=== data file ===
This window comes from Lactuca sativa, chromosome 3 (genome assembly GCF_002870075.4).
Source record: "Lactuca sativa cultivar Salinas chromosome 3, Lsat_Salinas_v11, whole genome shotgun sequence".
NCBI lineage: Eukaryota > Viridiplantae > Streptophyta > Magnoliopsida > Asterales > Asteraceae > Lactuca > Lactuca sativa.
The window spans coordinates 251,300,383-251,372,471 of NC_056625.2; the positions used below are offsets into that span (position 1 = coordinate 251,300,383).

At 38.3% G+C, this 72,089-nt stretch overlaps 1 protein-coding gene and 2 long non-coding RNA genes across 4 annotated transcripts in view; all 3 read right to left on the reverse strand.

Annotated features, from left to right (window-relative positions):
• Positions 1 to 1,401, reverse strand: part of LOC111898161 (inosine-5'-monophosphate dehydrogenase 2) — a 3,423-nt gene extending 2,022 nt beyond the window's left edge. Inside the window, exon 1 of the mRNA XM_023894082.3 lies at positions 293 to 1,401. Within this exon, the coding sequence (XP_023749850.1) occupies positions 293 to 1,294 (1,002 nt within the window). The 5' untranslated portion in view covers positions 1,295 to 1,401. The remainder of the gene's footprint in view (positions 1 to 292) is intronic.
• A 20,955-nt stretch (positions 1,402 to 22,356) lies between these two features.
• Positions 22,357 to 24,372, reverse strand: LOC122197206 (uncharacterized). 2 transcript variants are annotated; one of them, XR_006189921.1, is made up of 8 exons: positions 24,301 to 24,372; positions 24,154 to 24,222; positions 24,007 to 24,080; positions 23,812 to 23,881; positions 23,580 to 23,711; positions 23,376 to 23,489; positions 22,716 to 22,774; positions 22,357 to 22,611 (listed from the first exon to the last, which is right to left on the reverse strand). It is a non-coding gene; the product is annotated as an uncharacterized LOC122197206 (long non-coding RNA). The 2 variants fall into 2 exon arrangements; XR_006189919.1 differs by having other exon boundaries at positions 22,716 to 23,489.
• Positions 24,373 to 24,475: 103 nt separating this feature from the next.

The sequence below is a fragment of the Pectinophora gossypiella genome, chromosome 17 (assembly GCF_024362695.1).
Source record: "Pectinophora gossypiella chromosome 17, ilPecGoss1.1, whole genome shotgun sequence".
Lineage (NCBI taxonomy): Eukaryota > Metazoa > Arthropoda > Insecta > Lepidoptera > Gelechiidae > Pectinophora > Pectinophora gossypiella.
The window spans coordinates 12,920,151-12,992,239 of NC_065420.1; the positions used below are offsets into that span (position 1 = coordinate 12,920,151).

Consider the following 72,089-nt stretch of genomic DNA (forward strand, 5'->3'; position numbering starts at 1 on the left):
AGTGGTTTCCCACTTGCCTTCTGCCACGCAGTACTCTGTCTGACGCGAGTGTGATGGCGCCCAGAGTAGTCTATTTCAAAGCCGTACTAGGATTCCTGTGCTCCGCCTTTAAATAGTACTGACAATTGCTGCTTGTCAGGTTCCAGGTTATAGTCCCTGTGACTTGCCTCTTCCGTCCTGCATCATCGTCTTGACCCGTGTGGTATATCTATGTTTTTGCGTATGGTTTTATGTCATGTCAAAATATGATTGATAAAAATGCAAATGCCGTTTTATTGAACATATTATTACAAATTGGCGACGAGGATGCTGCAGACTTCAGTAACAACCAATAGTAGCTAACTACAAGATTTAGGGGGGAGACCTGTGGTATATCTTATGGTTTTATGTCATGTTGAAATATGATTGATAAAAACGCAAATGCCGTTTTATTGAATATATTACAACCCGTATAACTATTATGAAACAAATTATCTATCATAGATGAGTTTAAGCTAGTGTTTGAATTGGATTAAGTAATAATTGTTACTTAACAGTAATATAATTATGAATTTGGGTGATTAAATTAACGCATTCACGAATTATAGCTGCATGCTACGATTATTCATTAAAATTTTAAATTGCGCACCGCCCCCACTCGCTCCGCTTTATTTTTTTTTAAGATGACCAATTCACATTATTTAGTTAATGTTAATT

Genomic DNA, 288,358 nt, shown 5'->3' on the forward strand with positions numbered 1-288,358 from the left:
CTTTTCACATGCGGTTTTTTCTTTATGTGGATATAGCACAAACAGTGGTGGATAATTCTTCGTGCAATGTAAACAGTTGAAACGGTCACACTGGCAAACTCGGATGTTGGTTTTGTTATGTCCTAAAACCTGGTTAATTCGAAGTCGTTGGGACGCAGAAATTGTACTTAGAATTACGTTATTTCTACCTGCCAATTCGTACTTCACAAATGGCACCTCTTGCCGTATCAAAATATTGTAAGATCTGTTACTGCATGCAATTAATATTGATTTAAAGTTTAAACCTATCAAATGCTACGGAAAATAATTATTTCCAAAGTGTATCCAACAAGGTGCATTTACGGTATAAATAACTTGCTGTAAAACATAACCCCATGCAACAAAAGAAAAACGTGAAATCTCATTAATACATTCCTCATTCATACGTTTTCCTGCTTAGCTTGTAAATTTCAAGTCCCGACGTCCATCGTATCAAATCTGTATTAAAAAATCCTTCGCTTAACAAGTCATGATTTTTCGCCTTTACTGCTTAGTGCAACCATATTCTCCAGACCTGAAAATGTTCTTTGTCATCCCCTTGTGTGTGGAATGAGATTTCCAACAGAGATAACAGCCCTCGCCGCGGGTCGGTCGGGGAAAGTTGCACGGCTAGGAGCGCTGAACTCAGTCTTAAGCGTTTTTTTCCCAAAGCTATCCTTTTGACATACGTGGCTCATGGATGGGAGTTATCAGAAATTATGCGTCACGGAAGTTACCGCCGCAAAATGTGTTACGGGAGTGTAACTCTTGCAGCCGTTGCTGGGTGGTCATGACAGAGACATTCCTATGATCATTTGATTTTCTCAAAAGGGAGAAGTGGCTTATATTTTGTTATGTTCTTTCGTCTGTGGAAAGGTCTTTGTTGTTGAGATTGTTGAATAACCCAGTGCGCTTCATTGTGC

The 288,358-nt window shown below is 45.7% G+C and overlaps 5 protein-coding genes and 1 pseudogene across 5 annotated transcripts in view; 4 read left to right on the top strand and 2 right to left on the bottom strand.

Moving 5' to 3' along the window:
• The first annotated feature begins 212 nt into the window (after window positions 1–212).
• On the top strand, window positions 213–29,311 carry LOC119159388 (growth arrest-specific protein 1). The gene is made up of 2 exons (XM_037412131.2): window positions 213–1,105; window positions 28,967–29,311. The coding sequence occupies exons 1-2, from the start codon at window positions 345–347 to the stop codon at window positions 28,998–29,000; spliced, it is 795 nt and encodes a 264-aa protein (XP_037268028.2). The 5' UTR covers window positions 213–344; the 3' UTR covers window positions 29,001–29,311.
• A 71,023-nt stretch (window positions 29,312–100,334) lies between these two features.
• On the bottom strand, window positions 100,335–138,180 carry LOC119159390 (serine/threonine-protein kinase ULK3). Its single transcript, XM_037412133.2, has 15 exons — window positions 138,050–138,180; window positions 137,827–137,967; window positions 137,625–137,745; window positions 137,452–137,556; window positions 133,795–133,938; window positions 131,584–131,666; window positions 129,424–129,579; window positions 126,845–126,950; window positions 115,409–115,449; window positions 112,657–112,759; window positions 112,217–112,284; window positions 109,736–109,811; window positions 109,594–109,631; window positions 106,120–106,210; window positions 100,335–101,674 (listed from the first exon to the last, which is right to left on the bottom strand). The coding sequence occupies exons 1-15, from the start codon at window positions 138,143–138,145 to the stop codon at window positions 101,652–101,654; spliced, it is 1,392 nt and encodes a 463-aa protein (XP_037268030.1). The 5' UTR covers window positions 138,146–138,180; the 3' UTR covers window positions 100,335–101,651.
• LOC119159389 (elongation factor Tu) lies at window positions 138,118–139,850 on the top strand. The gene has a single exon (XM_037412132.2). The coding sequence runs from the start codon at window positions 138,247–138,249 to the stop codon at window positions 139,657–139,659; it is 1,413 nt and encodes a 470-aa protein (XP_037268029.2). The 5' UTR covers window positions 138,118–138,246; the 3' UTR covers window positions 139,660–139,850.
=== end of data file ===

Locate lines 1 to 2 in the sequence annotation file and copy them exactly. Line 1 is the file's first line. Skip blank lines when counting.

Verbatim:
This window comes from Lactuca sativa, chromosome 3 (genome assembly GCF_002870075.4).
Source record: "Lactuca sativa cultivar Salinas chromosome 3, Lsat_Salinas_v11, whole genome shotgun sequence".